Rise of the tenant landlord

Rise of the tenant landlord
By Alan Bunce, News Editor

FORTY years ago residential letting was seen as old hat even by estate agents. Now, it’s so much in vogue landlords themselves are living in rented homes, while they watch their investments grow. John Grimes has been in the thick of the Thames Valley market for more than 50 years. He joined Parkers in 1964 and says conditions remain good although red tape is causing more work for agents.

He has just merged his Drummonds Property Rentals business with Romans to concentrate on his Drummond House Developments business which seeks out small plots for housing schemes in the Thames Valley. But the lettings market, he believes, remains far more appealing than when he joined the industry. He said: “Letting is becoming – quite rightly – mired in regulation. It needs to be but it was ignored for so long as a lesser part of the property market. “I think the latest figures show the numbers (of owner occupiers) are 60+ per cent , down from 70+ per cent so the lettings market is quite important. “People rent by choice. Our biggest market was the young professionals. They don’t want to be tied down and they’ve seen the troubles of boom and bust and they’ve seen the troubles of people stuck in their properties. “They don’t know if they’re going to be in a job next year or if their (employment) contract is up or if they split with their girlfriend. They want to be flexible.”

The rising age of the first time buyer he said, means increasing numbers consider renting and many still go into buy-to-let at the same time with good mortgage deals still on offer.
That can be in other European countries although he urges caution, citing Spain as one disaster to steer clear of. He said: “You don’t have to buy a house and live in it. A lot of our tenants are landlords too. They rent a nice place but they buy something which is purely a commercial decision, that produces income. “It’s huge. They might be living in a house that they can’t afford to buy so they buy to let. There are some really good deals. “If you can demonstrate a business case – it’s not based on the income you are earning – it’s a good move. There are people that say that’s wrong, that that takes houses out of the first time buyers’ market. I find that a hard argument to justify.”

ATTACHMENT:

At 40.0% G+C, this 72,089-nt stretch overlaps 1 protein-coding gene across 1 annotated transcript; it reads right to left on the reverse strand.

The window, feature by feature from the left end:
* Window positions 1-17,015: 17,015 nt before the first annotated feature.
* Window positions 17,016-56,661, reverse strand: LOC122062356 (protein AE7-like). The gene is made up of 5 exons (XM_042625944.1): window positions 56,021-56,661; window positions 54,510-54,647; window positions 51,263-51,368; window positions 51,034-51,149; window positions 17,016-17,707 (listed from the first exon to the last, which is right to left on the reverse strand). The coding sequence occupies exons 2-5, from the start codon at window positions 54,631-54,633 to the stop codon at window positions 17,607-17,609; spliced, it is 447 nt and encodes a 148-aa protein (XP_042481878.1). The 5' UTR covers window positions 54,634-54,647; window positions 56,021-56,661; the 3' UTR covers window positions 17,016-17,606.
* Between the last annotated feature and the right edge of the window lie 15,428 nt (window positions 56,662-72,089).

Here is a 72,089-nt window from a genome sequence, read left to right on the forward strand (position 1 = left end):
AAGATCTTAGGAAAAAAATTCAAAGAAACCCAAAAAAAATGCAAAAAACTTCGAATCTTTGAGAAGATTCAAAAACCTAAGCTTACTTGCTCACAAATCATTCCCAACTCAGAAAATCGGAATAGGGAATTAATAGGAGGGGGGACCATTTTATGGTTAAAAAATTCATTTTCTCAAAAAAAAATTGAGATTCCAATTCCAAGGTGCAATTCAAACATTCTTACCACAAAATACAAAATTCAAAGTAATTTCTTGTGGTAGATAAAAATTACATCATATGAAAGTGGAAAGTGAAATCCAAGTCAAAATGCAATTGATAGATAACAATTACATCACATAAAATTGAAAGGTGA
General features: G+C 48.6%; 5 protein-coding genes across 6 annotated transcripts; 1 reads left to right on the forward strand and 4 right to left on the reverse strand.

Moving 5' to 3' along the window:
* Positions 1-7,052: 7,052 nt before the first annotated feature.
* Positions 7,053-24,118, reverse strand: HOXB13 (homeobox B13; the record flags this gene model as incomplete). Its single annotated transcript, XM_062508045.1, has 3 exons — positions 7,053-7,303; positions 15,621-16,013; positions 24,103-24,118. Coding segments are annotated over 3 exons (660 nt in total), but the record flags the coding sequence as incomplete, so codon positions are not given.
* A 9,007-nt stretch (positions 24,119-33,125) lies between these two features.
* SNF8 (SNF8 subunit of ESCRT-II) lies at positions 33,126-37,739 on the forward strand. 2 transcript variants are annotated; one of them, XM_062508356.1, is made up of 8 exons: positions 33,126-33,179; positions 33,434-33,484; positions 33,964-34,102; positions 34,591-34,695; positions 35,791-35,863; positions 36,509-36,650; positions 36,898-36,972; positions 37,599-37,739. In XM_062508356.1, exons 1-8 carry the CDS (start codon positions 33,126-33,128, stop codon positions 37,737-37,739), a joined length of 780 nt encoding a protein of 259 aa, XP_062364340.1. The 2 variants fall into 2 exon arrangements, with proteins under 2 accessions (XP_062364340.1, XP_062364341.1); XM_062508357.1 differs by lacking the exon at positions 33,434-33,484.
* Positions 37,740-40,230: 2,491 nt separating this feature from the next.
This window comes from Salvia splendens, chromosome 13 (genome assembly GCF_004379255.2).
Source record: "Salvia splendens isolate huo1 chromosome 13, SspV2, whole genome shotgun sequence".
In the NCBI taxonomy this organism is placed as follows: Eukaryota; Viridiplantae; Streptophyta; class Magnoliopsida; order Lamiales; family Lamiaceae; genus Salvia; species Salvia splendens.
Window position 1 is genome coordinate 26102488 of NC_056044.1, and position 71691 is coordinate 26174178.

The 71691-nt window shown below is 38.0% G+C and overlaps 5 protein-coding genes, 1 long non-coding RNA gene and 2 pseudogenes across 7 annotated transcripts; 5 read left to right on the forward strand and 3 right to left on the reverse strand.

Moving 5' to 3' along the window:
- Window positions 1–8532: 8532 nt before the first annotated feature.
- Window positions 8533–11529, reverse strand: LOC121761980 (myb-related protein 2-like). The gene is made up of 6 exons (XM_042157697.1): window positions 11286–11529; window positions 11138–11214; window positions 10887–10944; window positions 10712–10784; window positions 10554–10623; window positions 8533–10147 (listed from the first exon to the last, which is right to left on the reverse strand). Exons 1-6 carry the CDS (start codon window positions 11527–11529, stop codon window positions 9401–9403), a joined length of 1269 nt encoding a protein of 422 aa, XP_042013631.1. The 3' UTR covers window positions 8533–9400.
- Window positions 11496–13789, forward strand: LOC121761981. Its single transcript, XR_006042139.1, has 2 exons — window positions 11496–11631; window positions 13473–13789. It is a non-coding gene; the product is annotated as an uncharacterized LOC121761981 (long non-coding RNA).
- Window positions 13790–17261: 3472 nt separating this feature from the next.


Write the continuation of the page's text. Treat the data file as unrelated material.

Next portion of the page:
But he admits to being among those who dismissed renting as an option when property prices first started to rise close to half a century ago. He added: “The stigma over people renting has gone now. When I worked at Parkers, years ago, we looked down our noses at renters but it’s seen as the thing to do now.” In the 1960s Mr Grimes was among the new breed of agent at the start of the boom. Before that agents had generally been members of RICS and the industry was seen as a somewhat old school – until Parkers arrived. He said: “We went round knocking on doors, it was great. As a young manI I just did what I did every day and while Crud & Crud were sitting on their hands not doing anything, we were working up to 8pm or 9pm flogging a house.”

Yet after all his years in agency management plus being managing director of Persimmon Homes Thames Valley before starting his own development and lettings businesses, Mr Grimes says it’s still impossible to predict the future. He said: “If you go back a year, everyone got it wrong. “My view is, this is a good time to buy up until the election. After the election, who knows? What sort of government are we going to get? We don’t know. “All the political parties have got some policy on assisting housing. I have my view about what is the best but they have all got policies of one sort or another and it’s a political hot potato. “My hope, if you like, is that planning restrictions can be eased because I think nimby-ism is outdated. It’s just a way to stop somebody spoiling a view but is that more important than finding accommodation for everybody in this country?”

And he wants a more radical approach to development from authorities to help ease the current pressure on land but admits it will take courage from those in local and national government. He added: “It’s an unpopular thing to say but I think we’ve got to look at Green Belt policy. I think it’s outdated. “I love the countryside as much as anybody else but responsible planning is the way forward. “Another thing is local authorities need to be braver. They need to be able to say ‘ we need this for this reason’, rather than be influenced by small lobby groups. “When you fly over this country, you can’t tell me we have not got enough land. “Yes we should build on brownfield sites and wasted sites – partly those wasted by local authorities themselves who let sites go to ruin. They are as guilty as anybody else. But at the same time there are issues with brownfield sites with contamination. Who wants to live there?”

Authorities, he argues, need to devote effort to solving housing and planning problems but he hesitates to suggest more quangos. He added: “I don’t know if it needs another body. God knows we’ve got enough bodies but somebody needs do something more decisive about the need for more housing.”


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